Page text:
It is an easy fix with a flat file to carefully file the edges. You can feel the file biting the metal and as soon as the feel becomes smooth I use a fret file to trim the sides of the fret ends. It does not damage the finish on the edge of the neck if you are careful. They feel perfectly smooth after doing this. You really develop a feel for doing this. --Darwin
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Old 03-17-2018, 08:39 AM
s2y s2y is offline
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Quote:
Originally Posted by Darwin View Post
It depends on where you live. Here in Minnesota we have had a cold winter with low humidity. I removed the fret sprout from five of my electrics a couple of days ago. There is no correlation to brand as two of them were a Tom Anderson and a Ron Tracey, both stainless steel frets, and three G&Ls. If you file them after the driest period, you will probable not experience the problem again.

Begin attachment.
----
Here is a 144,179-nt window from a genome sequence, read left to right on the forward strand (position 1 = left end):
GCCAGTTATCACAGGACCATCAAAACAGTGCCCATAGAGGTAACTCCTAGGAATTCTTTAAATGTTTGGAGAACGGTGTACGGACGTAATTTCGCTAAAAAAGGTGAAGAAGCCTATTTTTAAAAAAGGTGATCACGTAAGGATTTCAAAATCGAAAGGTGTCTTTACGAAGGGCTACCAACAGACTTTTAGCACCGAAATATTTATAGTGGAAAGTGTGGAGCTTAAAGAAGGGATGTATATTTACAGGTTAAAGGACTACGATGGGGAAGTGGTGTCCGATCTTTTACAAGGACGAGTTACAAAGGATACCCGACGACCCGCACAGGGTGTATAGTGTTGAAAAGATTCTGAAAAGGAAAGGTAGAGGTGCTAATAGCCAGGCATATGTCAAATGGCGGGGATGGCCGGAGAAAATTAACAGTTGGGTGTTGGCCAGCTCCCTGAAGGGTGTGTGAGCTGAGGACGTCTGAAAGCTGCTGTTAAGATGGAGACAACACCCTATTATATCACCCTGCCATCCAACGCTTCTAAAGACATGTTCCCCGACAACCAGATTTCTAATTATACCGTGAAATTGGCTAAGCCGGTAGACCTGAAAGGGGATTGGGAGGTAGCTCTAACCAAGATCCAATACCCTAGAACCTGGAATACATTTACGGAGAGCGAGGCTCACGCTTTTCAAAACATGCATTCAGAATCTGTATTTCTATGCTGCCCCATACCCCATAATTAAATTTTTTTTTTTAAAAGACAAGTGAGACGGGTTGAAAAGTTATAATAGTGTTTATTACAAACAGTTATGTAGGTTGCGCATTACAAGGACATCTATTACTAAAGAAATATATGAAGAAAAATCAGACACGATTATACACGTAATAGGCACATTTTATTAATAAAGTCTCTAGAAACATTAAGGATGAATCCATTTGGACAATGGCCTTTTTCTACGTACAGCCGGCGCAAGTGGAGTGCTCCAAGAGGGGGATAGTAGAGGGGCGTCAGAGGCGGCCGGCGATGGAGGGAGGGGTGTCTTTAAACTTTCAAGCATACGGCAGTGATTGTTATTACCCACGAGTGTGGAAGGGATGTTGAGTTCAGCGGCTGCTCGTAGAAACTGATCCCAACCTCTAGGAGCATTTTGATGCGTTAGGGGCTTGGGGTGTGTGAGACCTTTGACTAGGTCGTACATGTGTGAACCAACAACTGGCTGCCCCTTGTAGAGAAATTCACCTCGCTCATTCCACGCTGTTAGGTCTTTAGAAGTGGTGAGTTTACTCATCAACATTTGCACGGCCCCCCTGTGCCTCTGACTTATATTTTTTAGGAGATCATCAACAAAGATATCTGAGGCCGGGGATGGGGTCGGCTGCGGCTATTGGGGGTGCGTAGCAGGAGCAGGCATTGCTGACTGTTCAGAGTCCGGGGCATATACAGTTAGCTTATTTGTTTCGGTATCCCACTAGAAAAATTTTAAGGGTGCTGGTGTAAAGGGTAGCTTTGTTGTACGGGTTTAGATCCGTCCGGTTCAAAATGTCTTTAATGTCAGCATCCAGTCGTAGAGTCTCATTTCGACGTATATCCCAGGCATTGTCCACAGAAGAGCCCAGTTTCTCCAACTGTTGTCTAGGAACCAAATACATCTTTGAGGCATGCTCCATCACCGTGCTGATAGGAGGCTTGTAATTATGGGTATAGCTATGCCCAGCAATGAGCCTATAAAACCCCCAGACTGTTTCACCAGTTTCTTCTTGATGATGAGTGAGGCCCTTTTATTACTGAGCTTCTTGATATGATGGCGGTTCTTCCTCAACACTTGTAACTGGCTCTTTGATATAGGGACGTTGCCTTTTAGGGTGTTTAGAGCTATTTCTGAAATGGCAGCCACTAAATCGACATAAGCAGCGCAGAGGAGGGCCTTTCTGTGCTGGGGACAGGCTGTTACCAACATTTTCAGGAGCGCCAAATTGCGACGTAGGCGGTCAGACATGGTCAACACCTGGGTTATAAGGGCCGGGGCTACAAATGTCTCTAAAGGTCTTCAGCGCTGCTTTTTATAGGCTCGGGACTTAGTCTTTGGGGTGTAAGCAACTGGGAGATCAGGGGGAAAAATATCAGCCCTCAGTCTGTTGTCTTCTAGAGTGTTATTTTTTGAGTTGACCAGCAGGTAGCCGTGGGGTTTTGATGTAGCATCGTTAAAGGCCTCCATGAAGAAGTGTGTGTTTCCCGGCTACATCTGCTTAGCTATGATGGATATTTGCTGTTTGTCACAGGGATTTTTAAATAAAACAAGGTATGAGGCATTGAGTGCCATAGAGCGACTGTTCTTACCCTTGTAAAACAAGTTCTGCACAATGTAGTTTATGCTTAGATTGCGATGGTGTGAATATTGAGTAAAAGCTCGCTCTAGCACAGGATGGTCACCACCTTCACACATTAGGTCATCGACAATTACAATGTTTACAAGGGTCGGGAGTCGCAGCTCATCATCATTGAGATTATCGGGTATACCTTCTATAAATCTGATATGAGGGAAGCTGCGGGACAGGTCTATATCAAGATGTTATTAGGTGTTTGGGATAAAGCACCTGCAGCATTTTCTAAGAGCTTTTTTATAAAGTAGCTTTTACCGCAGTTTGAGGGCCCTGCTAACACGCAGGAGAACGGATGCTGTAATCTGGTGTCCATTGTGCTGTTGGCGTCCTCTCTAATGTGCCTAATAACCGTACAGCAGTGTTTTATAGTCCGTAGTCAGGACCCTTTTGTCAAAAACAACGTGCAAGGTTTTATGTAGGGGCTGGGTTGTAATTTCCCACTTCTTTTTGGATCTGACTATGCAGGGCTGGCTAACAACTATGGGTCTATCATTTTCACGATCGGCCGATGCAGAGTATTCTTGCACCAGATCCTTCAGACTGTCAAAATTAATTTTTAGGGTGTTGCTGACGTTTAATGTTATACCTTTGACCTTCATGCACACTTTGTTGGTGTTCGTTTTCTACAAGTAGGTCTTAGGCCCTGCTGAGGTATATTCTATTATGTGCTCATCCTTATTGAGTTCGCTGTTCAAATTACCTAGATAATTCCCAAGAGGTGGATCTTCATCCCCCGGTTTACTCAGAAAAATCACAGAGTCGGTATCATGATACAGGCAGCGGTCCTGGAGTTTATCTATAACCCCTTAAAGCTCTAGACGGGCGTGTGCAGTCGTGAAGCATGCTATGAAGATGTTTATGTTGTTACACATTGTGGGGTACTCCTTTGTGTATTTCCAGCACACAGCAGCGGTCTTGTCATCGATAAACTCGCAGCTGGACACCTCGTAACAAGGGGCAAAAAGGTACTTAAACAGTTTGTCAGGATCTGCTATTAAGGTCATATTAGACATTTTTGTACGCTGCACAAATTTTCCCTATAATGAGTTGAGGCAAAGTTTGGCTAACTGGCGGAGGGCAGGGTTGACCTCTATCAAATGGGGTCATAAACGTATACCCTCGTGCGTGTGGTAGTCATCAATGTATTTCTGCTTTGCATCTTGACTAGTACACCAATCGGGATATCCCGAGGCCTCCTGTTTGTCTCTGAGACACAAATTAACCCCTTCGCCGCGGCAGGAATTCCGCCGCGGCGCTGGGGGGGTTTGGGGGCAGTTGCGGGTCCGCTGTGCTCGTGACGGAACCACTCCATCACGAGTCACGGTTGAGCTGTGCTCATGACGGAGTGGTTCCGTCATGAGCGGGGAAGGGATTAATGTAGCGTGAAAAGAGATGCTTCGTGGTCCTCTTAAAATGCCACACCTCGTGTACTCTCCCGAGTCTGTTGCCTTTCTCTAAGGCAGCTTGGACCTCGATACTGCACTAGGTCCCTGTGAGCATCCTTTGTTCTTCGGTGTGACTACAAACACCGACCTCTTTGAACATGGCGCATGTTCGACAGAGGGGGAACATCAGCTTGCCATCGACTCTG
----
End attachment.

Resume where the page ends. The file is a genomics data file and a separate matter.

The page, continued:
It is an easy fix with a flat file to carefully file the edges. You can feel the file biting the metal and as soon as the feel becomes smooth I use a fret file to trim the sides of the fret ends. It does not damage the finish on the edge of the neck if you are careful. They feel perfectly smooth after doing this. You really develop a feel for doing this. --Darwin
Sign of inadequate humidity. The fingerboard is drying and shrinking. Cracking is possible. It'll likely develop some annoying back bow when the summer humidity hits.
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  #12  
Old 03-17-2018, 09:33 AM
clintj clintj is offline
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In extreme cases on Gibsons with bound fretboards, dryness can cause the fret to push out the binding and crack it. Otherwise, fret sprout is pretty harmless as long as you remove the sharp burr that results. Those can really hurt!